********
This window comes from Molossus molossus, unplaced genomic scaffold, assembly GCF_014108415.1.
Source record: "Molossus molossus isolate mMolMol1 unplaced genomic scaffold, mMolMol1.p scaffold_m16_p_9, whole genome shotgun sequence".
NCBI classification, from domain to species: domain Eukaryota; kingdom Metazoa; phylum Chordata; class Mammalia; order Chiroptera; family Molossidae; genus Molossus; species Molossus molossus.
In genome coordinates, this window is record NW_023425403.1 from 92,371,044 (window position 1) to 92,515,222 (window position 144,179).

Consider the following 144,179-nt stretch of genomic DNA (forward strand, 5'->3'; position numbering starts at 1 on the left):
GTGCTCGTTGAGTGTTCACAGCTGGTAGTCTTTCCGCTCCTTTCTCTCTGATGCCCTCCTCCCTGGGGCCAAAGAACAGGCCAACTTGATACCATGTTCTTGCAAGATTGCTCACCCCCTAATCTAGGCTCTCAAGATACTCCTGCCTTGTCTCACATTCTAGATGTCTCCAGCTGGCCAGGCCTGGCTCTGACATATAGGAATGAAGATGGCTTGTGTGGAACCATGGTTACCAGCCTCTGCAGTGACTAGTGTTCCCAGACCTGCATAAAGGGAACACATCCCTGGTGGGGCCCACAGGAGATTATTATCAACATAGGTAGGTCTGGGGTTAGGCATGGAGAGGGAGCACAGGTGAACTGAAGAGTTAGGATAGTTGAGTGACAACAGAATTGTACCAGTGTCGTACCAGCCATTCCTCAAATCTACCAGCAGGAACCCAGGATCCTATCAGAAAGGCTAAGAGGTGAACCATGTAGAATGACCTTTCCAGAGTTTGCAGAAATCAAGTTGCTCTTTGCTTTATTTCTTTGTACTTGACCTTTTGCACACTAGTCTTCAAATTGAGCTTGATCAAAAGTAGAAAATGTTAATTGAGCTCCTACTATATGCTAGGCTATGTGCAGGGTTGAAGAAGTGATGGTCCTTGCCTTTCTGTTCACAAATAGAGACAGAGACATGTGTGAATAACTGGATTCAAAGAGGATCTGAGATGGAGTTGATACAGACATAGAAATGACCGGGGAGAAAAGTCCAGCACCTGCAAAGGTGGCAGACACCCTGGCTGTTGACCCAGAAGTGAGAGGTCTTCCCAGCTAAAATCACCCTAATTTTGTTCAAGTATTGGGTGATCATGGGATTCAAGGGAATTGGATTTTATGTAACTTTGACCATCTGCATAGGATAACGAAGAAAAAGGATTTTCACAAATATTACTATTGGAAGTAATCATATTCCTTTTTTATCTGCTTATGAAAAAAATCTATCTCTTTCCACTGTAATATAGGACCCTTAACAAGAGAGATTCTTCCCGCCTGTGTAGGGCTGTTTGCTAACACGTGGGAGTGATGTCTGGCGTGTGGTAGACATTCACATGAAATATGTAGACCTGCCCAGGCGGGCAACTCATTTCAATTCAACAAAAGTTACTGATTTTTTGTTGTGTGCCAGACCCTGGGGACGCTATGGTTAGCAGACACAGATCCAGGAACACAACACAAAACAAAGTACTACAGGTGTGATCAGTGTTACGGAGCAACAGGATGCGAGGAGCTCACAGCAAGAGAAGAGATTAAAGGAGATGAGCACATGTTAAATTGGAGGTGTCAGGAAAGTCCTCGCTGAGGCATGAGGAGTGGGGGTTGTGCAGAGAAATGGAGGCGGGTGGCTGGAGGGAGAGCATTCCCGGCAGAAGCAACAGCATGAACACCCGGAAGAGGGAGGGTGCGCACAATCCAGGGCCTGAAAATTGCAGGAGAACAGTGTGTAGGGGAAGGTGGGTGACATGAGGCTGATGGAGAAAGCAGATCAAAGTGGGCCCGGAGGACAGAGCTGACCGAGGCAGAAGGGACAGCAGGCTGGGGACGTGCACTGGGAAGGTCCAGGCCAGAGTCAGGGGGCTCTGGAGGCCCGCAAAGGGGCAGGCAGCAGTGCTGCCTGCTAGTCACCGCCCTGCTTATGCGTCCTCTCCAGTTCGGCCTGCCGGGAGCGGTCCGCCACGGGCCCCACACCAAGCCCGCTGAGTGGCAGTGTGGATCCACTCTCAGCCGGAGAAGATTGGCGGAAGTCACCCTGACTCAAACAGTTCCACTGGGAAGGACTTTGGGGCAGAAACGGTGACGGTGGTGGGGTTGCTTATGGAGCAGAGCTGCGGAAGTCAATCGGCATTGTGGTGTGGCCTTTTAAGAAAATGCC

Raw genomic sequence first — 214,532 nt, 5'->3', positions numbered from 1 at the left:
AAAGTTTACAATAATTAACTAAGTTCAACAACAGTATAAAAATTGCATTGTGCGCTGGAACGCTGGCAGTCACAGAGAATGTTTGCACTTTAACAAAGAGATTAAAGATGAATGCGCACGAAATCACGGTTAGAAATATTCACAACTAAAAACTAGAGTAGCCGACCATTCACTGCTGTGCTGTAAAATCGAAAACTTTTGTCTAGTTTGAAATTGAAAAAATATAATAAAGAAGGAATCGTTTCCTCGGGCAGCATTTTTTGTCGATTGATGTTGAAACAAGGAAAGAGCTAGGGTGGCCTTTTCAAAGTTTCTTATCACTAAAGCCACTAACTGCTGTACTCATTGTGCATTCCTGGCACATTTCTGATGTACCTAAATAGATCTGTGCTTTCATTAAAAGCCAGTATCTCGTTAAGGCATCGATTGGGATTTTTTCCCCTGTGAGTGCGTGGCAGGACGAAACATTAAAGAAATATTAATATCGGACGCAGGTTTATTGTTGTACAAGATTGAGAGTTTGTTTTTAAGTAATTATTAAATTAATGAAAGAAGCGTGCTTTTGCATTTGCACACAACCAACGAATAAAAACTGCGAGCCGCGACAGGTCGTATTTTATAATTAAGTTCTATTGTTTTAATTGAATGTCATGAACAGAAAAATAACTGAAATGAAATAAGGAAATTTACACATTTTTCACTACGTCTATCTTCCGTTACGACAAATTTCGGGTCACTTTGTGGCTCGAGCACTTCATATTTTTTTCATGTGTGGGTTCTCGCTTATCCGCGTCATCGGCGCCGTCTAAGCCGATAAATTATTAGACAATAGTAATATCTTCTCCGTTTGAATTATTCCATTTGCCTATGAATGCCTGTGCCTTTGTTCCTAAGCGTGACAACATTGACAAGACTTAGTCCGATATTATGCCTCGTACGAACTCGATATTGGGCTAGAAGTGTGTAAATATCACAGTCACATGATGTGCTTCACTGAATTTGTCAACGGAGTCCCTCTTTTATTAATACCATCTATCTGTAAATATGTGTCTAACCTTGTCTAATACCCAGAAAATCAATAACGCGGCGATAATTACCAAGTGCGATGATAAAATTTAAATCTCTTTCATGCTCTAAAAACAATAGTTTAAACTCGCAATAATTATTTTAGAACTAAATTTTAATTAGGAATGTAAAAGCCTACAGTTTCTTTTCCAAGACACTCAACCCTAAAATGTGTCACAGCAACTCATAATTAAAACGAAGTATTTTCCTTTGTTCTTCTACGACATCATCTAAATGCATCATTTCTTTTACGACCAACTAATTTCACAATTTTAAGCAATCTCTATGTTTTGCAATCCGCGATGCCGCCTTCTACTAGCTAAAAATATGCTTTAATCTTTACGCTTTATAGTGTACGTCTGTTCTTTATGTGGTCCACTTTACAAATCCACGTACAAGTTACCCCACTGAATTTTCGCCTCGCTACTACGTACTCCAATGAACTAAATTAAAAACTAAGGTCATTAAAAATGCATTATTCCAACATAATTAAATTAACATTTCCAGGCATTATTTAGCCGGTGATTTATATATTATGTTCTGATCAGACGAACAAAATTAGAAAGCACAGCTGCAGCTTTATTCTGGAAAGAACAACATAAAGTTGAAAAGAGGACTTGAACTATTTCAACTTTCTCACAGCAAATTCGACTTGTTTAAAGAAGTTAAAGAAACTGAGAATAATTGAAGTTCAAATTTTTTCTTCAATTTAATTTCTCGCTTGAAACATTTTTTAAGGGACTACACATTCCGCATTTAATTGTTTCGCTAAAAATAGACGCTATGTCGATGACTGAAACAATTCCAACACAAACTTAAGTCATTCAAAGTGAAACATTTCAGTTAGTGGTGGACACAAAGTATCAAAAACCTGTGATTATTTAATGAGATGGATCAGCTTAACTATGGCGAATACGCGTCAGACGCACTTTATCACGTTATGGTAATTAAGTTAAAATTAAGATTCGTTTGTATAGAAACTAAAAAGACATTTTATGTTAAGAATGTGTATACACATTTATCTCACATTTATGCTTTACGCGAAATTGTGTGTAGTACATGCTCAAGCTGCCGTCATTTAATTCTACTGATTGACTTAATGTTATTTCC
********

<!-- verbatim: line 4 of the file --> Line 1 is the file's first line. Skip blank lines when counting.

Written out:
In genome coordinates, this window is record NW_023425403.1 from 92,371,044 (window position 1) to 92,515,222 (window position 144,179).